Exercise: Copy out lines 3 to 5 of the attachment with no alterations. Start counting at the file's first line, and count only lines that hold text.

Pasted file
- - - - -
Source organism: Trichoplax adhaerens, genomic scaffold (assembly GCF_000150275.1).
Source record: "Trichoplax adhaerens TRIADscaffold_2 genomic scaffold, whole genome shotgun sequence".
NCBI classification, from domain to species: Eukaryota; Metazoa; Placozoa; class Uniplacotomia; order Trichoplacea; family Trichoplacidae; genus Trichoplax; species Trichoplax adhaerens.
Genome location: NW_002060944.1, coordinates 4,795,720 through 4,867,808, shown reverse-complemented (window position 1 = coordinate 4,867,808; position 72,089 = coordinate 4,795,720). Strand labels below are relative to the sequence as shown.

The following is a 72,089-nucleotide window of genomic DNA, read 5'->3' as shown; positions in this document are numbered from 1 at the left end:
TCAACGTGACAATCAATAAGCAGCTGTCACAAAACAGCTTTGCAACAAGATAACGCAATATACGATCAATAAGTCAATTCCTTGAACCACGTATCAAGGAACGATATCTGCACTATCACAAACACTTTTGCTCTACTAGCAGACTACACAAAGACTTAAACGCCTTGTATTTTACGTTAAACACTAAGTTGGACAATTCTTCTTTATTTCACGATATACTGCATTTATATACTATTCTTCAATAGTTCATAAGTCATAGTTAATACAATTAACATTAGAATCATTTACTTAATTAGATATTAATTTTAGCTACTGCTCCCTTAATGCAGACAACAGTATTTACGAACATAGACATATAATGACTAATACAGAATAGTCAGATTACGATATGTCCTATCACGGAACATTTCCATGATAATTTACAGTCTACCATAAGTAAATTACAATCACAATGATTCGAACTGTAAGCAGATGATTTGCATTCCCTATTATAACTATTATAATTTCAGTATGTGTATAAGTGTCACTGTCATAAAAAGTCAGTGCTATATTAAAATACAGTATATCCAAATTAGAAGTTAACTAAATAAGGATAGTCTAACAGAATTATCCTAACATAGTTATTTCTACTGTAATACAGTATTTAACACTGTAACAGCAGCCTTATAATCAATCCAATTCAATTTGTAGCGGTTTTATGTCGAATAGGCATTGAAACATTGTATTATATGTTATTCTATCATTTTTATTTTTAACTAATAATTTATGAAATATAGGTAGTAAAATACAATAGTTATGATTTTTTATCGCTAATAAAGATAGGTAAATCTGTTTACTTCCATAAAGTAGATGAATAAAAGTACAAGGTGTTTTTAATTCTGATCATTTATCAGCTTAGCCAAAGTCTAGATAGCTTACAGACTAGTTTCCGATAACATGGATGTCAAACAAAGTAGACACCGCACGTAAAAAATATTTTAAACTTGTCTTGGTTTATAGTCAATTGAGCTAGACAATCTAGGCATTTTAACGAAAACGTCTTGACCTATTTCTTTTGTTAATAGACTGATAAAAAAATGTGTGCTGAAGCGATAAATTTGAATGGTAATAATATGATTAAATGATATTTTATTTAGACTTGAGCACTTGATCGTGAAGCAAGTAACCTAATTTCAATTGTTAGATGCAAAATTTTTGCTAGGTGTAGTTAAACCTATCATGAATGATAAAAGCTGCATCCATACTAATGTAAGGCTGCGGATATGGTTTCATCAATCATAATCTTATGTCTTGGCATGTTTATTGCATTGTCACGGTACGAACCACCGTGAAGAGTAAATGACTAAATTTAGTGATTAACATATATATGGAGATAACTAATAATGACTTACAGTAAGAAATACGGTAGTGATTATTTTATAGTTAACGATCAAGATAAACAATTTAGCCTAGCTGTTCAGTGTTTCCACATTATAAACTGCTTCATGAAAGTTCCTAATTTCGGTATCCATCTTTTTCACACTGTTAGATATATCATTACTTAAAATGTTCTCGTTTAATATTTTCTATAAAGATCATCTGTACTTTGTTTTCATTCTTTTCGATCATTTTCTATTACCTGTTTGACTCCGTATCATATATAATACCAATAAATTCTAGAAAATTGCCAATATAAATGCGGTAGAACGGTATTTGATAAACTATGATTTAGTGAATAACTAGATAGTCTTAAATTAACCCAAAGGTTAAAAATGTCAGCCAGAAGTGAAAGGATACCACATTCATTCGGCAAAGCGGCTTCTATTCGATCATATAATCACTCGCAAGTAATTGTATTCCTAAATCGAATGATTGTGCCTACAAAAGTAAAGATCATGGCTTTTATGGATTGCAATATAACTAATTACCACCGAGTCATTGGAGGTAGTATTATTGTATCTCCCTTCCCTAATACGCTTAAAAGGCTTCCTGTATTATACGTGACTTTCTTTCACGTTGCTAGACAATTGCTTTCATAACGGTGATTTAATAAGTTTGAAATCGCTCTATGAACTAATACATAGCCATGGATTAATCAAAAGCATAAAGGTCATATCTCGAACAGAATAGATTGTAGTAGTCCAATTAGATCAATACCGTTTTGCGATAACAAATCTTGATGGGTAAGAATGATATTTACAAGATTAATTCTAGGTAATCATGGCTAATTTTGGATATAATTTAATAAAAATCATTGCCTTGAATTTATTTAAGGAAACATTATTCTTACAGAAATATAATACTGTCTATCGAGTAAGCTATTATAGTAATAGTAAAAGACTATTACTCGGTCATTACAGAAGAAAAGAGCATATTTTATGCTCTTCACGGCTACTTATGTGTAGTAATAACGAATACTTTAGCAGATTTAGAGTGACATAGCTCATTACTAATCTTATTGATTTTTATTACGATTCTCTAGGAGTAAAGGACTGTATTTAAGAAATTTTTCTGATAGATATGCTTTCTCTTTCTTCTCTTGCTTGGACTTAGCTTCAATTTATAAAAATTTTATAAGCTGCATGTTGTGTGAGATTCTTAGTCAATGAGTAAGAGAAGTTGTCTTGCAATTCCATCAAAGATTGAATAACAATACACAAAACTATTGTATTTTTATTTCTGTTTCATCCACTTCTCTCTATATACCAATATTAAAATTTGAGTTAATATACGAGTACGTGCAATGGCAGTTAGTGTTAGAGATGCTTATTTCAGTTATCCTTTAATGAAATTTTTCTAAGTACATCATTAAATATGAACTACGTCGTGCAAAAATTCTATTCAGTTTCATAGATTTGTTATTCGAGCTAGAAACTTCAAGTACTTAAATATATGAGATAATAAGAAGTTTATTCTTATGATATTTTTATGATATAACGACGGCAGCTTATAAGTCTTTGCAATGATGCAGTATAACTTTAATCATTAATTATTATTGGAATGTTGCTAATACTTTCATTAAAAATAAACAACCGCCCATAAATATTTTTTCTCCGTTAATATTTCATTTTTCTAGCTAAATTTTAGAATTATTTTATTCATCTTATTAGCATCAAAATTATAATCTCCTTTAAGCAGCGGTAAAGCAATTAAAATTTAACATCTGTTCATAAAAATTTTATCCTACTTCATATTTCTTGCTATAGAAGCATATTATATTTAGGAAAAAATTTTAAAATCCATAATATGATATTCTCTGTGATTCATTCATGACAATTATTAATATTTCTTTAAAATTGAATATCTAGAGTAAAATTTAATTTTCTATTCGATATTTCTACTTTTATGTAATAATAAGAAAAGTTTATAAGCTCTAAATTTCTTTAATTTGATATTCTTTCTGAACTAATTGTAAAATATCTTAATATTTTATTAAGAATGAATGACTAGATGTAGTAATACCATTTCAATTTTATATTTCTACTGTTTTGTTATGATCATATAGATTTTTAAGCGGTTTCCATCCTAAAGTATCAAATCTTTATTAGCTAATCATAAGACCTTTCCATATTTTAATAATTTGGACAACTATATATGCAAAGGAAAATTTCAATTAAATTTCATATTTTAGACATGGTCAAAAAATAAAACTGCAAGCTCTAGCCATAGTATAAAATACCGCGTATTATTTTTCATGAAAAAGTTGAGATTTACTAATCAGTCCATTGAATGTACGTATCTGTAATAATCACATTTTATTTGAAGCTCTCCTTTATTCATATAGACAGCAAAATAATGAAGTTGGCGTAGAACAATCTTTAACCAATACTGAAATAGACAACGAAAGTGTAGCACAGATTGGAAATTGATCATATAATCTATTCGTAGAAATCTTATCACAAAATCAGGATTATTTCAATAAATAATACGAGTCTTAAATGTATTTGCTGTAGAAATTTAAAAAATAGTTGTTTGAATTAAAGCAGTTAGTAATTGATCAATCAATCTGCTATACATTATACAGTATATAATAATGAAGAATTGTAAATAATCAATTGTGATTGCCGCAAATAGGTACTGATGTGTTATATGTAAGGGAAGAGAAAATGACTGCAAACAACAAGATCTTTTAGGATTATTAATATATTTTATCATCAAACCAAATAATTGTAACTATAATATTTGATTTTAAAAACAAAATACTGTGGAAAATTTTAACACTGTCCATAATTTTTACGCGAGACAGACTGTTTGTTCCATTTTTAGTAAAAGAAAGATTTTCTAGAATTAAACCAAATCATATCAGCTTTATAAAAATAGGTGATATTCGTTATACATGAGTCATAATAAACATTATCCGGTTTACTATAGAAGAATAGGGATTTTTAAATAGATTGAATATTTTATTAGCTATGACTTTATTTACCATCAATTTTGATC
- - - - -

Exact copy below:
NCBI classification, from domain to species: Eukaryota; Metazoa; Placozoa; class Uniplacotomia; order Trichoplacea; family Trichoplacidae; genus Trichoplax; species Trichoplax adhaerens.
Genome location: NW_002060944.1, coordinates 4,795,720 through 4,867,808, shown reverse-complemented (window position 1 = coordinate 4,867,808; position 72,089 = coordinate 4,795,720). Strand labels below are relative to the sequence as shown.

The following is a 72,089-nucleotide window of genomic DNA, read 5'->3' as shown; positions in this document are numbered from 1 at the left end: